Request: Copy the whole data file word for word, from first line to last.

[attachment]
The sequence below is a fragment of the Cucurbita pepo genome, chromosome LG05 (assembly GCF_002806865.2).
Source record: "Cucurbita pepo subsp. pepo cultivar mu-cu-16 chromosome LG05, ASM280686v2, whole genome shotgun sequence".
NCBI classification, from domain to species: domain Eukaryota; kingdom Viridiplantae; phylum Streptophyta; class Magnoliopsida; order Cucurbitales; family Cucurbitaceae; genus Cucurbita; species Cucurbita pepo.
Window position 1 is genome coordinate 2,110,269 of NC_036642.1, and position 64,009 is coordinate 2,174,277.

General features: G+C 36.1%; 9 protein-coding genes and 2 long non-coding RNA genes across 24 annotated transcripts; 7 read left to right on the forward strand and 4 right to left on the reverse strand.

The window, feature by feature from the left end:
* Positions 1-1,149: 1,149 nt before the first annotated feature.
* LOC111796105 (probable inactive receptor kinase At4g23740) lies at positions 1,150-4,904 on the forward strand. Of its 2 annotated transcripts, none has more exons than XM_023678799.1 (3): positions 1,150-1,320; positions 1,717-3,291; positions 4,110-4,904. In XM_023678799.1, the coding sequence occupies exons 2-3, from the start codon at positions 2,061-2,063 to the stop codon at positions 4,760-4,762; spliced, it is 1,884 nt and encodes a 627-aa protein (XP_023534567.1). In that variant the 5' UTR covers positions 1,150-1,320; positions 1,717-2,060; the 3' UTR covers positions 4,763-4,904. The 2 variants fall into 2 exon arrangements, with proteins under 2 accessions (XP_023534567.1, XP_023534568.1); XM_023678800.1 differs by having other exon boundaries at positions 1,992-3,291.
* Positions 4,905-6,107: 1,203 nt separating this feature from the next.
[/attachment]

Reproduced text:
The sequence below is a fragment of the Cucurbita pepo genome, chromosome LG05 (assembly GCF_002806865.2).
Source record: "Cucurbita pepo subsp. pepo cultivar mu-cu-16 chromosome LG05, ASM280686v2, whole genome shotgun sequence".
NCBI classification, from domain to species: domain Eukaryota; kingdom Viridiplantae; phylum Streptophyta; class Magnoliopsida; order Cucurbitales; family Cucurbitaceae; genus Cucurbita; species Cucurbita pepo.
Window position 1 is genome coordinate 2,110,269 of NC_036642.1, and position 64,009 is coordinate 2,174,277.

General features: G+C 36.1%; 9 protein-coding genes and 2 long non-coding RNA genes across 24 annotated transcripts; 7 read left to right on the forward strand and 4 right to left on the reverse strand.

The window, feature by feature from the left end:
* Positions 1-1,149: 1,149 nt before the first annotated feature.
* LOC111796105 (probable inactive receptor kinase At4g23740) lies at positions 1,150-4,904 on the forward strand. Of its 2 annotated transcripts, none has more exons than XM_023678799.1 (3): positions 1,150-1,320; positions 1,717-3,291; positions 4,110-4,904. In XM_023678799.1, the coding sequence occupies exons 2-3, from the start codon at positions 2,061-2,063 to the stop codon at positions 4,760-4,762; spliced, it is 1,884 nt and encodes a 627-aa protein (XP_023534567.1). In that variant the 5' UTR covers positions 1,150-1,320; positions 1,717-2,060; the 3' UTR covers positions 4,763-4,904. The 2 variants fall into 2 exon arrangements, with proteins under 2 accessions (XP_023534567.1, XP_023534568.1); XM_023678800.1 differs by having other exon boundaries at positions 1,992-3,291.
* Positions 4,905-6,107: 1,203 nt separating this feature from the next.